DirectX 12 Single-GPU Performance

We’ll start things off with a look at single-GPU performance. For this, we’ve grabbed a collection of RTG and NVIDIA GPUs covering the entire DX12 generation, from GCN 1.0 and Kepler to GCN 1.2 and Maxwell. This will give us a good idea of how the game performs both across a wide span of GPU performance levels, and how (if at all) the various GPU generational changes play a role.

Meanwhile unless otherwise noted, we’re using Ashes’ High quality setting, which turns up a number of graphical features and also utilizes 2x MSAA. It’s also worth mentioning that while Ashes does allow async shading to be turned off and on, this option is on by default unless turned off in the game’s INI file.

Ashes of the Singularity (Beta) - 3840x2160 - High Quality

Starting at 4K, we have the GeForce GTX 980 Ti and Radeon R9 Fury X. On the latest beta the Fury X has a strong lead over the normally faster GTX 980 Ti, beating it by 20% and coming close to hitting 60fps.

Ashes of the Singularity (Beta) - 2560x1440 - High Quality

When we drop down to 1440p and introduce last-generation’s flagship video cards, the GeForce GTX 780 Ti and Radeon R9 290X, the story is much the same. The Fury X continues to hold a 10fps lead over the GTX 980 Ti, giving it an 18% lead. Similarly, the R9 290X has an 8fps lead over the 780 Ti, translating into a 19% performance lead. This is a significant turnabout from where we normally see these cards, as 780 Ti traditionally holds a lead over the 290X.

Meanwhile looking at the average framerates with different batch count intensities, there admittedly isn’t much remarkable here. All cards take roughly the same performance hit with increasingly larger batch counts.

Ashes of the Singularity (Beta) - 1920x1080 - High Quality

Finally at 1080p, with our full lineup of cards we can see that RTG’s lead in this latest beta is nearly absolute. The 2012 flagship battle between the 7970 and the GTX 680 puts the 7970 in the lead by 12%, or just shy of 4fps. Elsewhere the GTX 980 Ti does close on the Fury X, but RTG’s current-gen flagship remains in the lead.

The one outlier here is the Radeon R9 285, which is the only 2GB RTG card in our collection. At this point we suspect it’s VRAM limited, but it would require further investigation.

More on Async Shading, the New Benchmark, & the Test DirectX 12 Multi-GPU Performance
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  • tuxRoller - Friday, February 26, 2016 - link

    It's the simpler drivers which provide less room to hide architectural deficiencies.
    My point was that, across the board, gcn improves its performance a good deal relative to d3d11. That includes cards that are four years old. I don't think Maxwell is older than that.
    I don't think we are really disagreeing, though.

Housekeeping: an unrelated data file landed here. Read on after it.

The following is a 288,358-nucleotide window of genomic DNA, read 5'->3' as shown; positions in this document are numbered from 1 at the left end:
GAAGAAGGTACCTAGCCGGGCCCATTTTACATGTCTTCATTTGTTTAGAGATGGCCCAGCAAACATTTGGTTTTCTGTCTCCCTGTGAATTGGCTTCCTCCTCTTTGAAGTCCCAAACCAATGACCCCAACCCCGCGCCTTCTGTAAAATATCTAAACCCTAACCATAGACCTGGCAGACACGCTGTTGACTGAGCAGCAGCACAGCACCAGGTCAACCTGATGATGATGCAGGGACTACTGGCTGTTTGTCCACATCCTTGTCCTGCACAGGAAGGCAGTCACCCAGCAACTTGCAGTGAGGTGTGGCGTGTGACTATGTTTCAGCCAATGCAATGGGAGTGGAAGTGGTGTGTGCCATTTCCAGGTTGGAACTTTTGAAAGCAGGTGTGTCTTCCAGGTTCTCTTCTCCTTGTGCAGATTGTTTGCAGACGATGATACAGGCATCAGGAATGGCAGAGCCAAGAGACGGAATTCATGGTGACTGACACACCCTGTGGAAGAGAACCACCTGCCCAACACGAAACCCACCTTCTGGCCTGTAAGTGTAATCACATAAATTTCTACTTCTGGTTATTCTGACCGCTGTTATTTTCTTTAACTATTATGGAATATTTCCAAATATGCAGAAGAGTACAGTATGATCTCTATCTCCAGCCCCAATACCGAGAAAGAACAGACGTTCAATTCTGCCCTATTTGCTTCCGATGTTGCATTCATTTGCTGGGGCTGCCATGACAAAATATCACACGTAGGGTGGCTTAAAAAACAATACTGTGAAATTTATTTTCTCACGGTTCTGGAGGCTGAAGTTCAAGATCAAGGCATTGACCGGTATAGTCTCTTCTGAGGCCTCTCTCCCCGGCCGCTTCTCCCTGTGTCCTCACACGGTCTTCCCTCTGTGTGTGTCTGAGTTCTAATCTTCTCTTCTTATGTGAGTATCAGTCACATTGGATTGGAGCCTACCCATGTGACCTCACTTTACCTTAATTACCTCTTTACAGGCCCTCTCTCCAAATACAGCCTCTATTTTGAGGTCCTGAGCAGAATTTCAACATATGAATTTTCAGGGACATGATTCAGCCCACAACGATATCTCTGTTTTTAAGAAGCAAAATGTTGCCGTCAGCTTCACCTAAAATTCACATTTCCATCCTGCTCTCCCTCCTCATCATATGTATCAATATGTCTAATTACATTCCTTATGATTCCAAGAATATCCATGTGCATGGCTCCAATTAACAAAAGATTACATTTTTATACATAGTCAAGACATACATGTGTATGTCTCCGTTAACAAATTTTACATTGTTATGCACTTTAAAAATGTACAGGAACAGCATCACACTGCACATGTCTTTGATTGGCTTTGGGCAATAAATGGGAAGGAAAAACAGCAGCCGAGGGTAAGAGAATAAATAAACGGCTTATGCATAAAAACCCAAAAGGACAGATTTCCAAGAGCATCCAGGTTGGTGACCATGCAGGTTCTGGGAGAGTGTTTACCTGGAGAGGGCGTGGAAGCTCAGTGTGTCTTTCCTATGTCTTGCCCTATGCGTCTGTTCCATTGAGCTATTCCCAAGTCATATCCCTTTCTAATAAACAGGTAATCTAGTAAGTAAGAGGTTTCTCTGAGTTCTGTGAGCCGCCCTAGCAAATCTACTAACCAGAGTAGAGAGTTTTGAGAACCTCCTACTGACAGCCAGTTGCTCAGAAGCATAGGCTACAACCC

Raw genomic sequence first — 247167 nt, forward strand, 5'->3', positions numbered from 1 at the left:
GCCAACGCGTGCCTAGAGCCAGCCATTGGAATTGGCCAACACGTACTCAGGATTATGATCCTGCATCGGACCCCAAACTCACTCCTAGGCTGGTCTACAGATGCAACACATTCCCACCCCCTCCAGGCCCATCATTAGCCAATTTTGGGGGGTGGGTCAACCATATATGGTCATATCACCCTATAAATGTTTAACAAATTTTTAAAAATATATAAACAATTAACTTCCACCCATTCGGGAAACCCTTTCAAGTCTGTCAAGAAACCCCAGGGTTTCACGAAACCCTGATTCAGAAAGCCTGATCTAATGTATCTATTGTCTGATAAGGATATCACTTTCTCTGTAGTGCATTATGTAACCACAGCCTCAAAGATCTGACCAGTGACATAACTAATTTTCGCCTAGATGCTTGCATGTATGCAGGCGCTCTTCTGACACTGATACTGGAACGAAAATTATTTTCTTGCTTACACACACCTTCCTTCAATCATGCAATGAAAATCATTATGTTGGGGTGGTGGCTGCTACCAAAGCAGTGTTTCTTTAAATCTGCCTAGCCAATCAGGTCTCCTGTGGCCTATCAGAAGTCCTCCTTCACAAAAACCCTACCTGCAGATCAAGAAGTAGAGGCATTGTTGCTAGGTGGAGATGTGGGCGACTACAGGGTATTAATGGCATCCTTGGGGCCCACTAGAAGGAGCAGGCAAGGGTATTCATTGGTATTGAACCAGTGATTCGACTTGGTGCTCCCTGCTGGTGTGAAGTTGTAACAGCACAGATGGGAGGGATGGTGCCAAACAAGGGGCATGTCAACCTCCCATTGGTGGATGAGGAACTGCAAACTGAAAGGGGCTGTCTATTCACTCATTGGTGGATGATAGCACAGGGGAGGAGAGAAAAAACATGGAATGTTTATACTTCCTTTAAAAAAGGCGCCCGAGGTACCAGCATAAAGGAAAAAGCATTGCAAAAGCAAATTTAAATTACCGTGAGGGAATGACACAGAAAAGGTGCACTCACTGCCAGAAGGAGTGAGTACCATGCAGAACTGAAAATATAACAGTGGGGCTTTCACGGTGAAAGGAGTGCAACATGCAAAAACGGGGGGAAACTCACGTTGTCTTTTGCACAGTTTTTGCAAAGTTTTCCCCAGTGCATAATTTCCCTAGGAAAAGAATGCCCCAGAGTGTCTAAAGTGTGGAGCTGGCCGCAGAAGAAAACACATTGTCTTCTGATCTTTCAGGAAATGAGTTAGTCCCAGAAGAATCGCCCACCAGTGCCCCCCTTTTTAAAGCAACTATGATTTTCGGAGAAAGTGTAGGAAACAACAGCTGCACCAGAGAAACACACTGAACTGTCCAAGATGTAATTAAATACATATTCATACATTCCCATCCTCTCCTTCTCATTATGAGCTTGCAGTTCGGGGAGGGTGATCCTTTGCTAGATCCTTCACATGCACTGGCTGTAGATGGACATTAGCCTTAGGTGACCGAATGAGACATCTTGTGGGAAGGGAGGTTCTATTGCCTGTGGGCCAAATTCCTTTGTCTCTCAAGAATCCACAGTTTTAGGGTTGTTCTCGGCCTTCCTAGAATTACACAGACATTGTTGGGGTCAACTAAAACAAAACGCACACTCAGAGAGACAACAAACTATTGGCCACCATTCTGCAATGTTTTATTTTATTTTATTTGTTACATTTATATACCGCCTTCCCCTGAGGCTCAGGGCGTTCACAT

• RMSe17 - Wednesday, February 24, 2016 - link

    Nowhere near as bad as the DX9 fiasco back in the FX 5xxx days where a low level ATi card would demolish the highest end GeForce
  • pt2501 - Thursday, February 25, 2016 - link

    Few if anyone here is going to remember the fiasco when the radeon 9700 pro demolished the competition in performance and stability. Even fewer remember nvidia "optimizing" games with lower quality textures to compete.
  • dray67 - Thursday, February 25, 2016 - link

    I remember it and it was the reason I went for the 9700 and the later 9800, atm I'm back to Nvidia I've had 2 AMD card die on me due to heat, as much as I like them I've had my fingers burnt and moved away from them, if dx12 and dual gpu support becomes better supported I'll buy a high AMD card in an instant.
  • knightspawn1138 - Thursday, February 25, 2016 - link

    I remember it clearly. My Radeon 9800 was the last ATI card I bought. I loved it for years, and only ended up replacing it with an NVidia card when the Catalyst Control Center started sucking all the cycles out of my CPU. It's funny that half of the comments on this article complain that NVidia's drivers are over-optimized for every specific game, yet ATI and AMD were content to allow the CCC to be a resource hog that ruined even non-gaming performance for years. I'm happy with my NVidia cards. I've been able to easily play all modern games with great performance using a pair of GTX 460's, and recently replaced those with a GTX 970.
  • xenol - Thursday, February 25, 2016 - link

    Considering there aren't any other async shader games in development and nothing announced and with Pascal coming within the next year (which maybe, a game might actually use DX12) which will probably alleviate the situation, your evaluation of NVIDIA's situation is pretty poor.

    It takes more than a generation or a game to make a hardware company go down. NVIDIA suffered plenty during its GeForce FX days, and it got right back on its feet.
  • MattKa - Thursday, February 25, 2016 - link

    No, no, no. An RTS game that probably isn't going to sell very well and seems incredibly lacking is going to destroy Nvidia.
  • gamerk2 - Thursday, February 25, 2016 - link

    AMD has had an async compute engine in their GPUs going back to the 7000 series. NVIDIA has not. Stands to reason AMD would do better in async compute based benchmarking.

    Let's see how Pascal compares, since it's being designed with DX12, and async compute, in mind.
  • agentbb007 - Saturday, February 27, 2016 - link

    "NVIDIA telling us that async shading is not currently enabled in their drivers", yeah this pretty much sums it up. This beta stuff is interesting but just that beta...
  • JlHADJOE - Saturday, February 27, 2016 - link

    The GTX 680 seems to have done well though. I feel like Maxwell is being let down by the compromises Nvidia made optimizing for FP16 only and sacrificing real compute performance.

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